So my friend Jancie sent me an email the other day that said "What is up with your blog? I miss it!" She'd noticed that I hadn't been posting with any frequency lately. "Well," I thought to myself, "I've just been so busy....." And then I took a minute to ponder what is was I'd been so busy doing. Let's see........ I've been.............. Hmmmmmmmmmmmmmm............. Well.............. Ummmmmmmmmm................... Clearly I've not been folding laundry since my loveseat is literally buried underneath a small mountain of clean, but extremely wrinkled clothing in all shapes and sizes. Washing and drying, Yes. Folding, No. And I certainly wasn't putting anything away. Maybe I was vacuuming................. But judging by the piles of dog hair gathering in the corners and organizing themselves for a mini-revolution, I'd say that's not been the case either. So..............Ummmmmmmmmm.........Oh! I know! I think I was cleaning the bathrooms! Oh, wait a minute...............I just looked them over and I have to admit, albeit grudgingly, that I wasn't. Maybe I was busy dusting? Nope. You can pretty much write your name in it -- especially over by the TV.

I'm so confused. I felt so busy. Why was that?

I guess we have been eating 3 squares a day and still have food in the pantry, so I must have made a couple of trips to the grocery store. And come to think of it, I am the head Chef in our household, so it's fair to say that I was busy pouring cereal, packing lunches, and organizing, preparing, and serving dinners. And my kitchen isn't piled floor to ceiling with dirty dishes, and my counters are clean, so I must have spent a good deal of time in the kitchen. I am, after all, extremely well acquainted with our dishwasher. Oh! And you know what else? Gibson has made it to and from school every day this week! Heck! This year! And even though he climbs into the car in wrinkly clothes from the mountain on the couch, he still goes clean and smelling good from the bubble bath he took the night before. Landis too, of course. And both of their imaginations have been filled up to overflowing with the kinds of good that can only come from reading lots and lots of bedtime stories, and nap time stories, and sometimes in-between stories, and playing with puzzles, and coloring pictures, and endless pretend games outside in the yard. And now that I really think about it, they say "May I", and "Please" and "Thank You" and sometimes, when they want to impress me, they say "Ma'am". They carry their plates to the sink after they excuse themselves from the table, scrape them off, and load them into the dishwasher. I dare say I've spent some time - a good deal of time - working on that. And if I really step back and look at the big picture, I'd say that as they are making their way through their days they are wrapped in a protective shield of invisible hugs and kisses that my mother-in-law swears to them will never, ever, ever come off -- even when they are 50, or 60, or 75. And you know what? All that huggin' and kissin' keeps me from doing other stuff like folding laundry and putting it away. Or from stopping the dog hair revolution in it's tracks.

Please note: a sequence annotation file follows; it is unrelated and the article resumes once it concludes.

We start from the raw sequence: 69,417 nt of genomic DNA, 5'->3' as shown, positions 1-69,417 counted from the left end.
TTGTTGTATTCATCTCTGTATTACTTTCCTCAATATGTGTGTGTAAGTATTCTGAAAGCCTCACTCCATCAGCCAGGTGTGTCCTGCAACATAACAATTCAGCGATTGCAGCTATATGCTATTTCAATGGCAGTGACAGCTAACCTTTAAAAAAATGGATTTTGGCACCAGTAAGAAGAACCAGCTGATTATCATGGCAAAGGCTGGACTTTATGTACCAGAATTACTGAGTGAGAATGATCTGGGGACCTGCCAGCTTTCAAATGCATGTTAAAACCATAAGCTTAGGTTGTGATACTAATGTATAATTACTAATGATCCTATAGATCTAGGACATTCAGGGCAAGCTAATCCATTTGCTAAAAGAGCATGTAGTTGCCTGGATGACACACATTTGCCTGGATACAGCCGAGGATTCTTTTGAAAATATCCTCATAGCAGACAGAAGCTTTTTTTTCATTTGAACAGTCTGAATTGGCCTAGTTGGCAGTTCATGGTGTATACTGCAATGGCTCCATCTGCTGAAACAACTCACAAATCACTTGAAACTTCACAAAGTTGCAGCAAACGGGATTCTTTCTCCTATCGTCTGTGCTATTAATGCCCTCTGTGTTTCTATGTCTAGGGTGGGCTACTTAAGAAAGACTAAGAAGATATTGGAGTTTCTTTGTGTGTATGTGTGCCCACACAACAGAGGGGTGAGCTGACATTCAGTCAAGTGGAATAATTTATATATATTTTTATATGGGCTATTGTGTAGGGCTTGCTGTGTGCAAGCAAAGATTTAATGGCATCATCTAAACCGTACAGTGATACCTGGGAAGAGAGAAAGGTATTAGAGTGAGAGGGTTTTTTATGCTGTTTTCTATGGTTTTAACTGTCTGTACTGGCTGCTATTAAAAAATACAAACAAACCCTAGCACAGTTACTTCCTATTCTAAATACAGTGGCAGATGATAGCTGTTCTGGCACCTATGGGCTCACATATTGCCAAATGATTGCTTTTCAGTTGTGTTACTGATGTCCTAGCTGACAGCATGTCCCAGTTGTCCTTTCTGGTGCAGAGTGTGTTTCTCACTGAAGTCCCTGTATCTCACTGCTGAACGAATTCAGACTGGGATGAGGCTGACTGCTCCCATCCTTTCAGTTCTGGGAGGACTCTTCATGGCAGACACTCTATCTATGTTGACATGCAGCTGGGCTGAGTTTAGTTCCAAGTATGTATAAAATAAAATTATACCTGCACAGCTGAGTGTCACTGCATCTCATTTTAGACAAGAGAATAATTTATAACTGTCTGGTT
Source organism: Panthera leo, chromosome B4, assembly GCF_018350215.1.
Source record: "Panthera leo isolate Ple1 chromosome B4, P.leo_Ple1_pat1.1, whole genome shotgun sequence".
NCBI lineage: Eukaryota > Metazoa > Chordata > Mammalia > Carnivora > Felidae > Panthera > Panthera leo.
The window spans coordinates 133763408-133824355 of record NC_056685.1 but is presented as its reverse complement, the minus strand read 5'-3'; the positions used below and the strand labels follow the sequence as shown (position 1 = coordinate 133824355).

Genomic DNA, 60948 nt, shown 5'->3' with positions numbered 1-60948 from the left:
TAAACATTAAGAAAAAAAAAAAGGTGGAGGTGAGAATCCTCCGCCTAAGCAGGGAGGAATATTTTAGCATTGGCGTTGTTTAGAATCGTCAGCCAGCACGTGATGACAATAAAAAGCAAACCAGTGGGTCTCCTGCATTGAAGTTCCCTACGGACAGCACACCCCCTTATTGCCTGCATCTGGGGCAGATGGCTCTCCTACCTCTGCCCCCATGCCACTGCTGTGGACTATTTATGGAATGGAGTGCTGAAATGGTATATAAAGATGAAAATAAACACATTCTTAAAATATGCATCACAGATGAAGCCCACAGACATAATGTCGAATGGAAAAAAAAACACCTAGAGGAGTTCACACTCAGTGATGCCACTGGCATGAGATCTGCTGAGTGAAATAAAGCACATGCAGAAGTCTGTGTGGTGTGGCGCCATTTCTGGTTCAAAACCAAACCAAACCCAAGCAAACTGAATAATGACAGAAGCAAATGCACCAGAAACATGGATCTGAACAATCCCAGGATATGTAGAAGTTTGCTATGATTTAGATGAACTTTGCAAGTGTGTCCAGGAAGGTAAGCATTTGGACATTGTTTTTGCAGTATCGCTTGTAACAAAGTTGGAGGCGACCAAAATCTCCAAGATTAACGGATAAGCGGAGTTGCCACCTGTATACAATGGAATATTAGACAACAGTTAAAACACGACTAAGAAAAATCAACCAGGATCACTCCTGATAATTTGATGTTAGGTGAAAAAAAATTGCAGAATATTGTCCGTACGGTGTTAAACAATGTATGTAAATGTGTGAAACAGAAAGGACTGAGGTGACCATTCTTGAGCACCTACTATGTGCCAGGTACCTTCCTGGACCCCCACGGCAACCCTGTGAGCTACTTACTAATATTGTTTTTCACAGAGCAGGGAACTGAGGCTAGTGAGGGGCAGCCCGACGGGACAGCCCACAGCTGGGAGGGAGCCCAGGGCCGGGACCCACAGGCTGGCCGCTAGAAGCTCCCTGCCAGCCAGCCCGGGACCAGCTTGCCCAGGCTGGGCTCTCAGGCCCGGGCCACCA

So I guess I have been busy. (Perhaps I've even been redeemed here.) But you'd better lookout dog hair piles. I'm coming for you. I have the vacuum cleaner cocked and loaded. You may have won the battle, but you won't win the war.

Wednesday, October 3, 2007

Mary, Mary quite contrary

Here's a conversation that I heard go down in the back seat of the car the other day, when Landis was taking exception with everything that Gibson had to say:

Gibson: Landis, stop arguing with me!
Landis: I'm NOT!
Gibson: Yes you are!
Landis: No I'm NOT!
Gibson: Yes you are!
Landis: NO I'M NOT!
Gibson: Yes you are!
Landis: NO I'M NOT!!!
Gibson: Yes you are!
Landis: NO I'M NOT!!!!

And so on and so forth for quite a while. And as ridiculous as it was, I have to admit that I found it to be hilarious that they were having an argument about whether or not they were having an argument. I choose my battles, so when it's not really a big deal I try to stay out of it and let them work through their tiffs on their own. But if I had to pick sides, I'd back Gibson on this one. Actually, I'd back Gibson a lot. Landis is the button-pusher in our household. For a kid who is so incredibly sweet, he has a remarkable ability to be a giant, contrary, pain in the ass. And I swear he just does it because he likes to stir the pot. So this morning I wrote him a poem. It's a take off on the little girl with the little curl. Wanna hear it? Here it goes:

There is a little guy
He's a Gemini
And he's sweet as a little bing cherry

Except when he's not
And it happens a lot
That he's flat out adverse and contrary